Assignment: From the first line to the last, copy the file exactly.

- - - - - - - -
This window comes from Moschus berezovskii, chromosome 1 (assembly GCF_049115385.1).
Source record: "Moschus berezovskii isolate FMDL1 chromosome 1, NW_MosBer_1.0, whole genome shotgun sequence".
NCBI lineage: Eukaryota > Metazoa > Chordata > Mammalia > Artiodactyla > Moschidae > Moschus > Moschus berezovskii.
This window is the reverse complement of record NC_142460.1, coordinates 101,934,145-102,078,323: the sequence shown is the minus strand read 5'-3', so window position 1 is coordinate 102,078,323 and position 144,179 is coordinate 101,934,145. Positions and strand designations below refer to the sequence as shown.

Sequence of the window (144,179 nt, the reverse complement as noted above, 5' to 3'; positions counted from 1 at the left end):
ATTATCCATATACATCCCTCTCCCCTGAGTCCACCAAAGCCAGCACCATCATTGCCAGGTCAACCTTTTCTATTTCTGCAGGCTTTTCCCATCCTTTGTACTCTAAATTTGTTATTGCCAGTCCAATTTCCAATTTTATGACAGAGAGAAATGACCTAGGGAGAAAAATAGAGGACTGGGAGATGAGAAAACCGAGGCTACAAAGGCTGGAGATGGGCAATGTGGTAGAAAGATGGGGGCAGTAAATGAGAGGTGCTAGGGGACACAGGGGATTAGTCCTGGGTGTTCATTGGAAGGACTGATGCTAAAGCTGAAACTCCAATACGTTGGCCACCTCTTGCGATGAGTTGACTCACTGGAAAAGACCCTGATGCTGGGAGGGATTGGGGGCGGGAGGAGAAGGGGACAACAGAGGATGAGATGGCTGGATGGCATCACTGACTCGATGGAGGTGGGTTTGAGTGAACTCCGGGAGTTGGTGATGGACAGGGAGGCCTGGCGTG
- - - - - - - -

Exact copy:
This window comes from Moschus berezovskii, chromosome 1 (assembly GCF_049115385.1).
Source record: "Moschus berezovskii isolate FMDL1 chromosome 1, NW_MosBer_1.0, whole genome shotgun sequence".
NCBI lineage: Eukaryota > Metazoa > Chordata > Mammalia > Artiodactyla > Moschidae > Moschus > Moschus berezovskii.
This window is the reverse complement of record NC_142460.1, coordinates 101,934,145-102,078,323: the sequence shown is the minus strand read 5'-3', so window position 1 is coordinate 102,078,323 and position 144,179 is coordinate 101,934,145. Positions and strand designations below refer to the sequence as shown.

Sequence of the window (144,179 nt, the reverse complement as noted above, 5' to 3'; positions counted from 1 at the left end):
ATTATCCATATACATCCCTCTCCCCTGAGTCCACCAAAGCCAGCACCATCATTGCCAGGTCAACCTTTTCTATTTCTGCAGGCTTTTCCCATCCTTTGTACTCTAAATTTGTTATTGCCAGTCCAATTTCCAATTTTATGACAGAGAGAAATGACCTAGGGAGAAAAATAGAGGACTGGGAGATGAGAAAACCGAGGCTACAAAGGCTGGAGATGGGCAATGTGGTAGAAAGATGGGGGCAGTAAATGAGAGGTGCTAGGGGACACAGGGGATTAGTCCTGGGTGTTCATTGGAAGGACTGATGCTAAAGCTGAAACTCCAATACGTTGGCCACCTCTTGCGATGAGTTGACTCACTGGAAAAGACCCTGATGCTGGGAGGGATTGGGGGCGGGAGGAGAAGGGGACAACAGAGGATGAGATGGCTGGATGGCATCACTGACTCGATGGAGGTGGGTTTGAGTGAACTCCGGGAGTTGGTGATGGACAGGGAGGCCTGGCGTG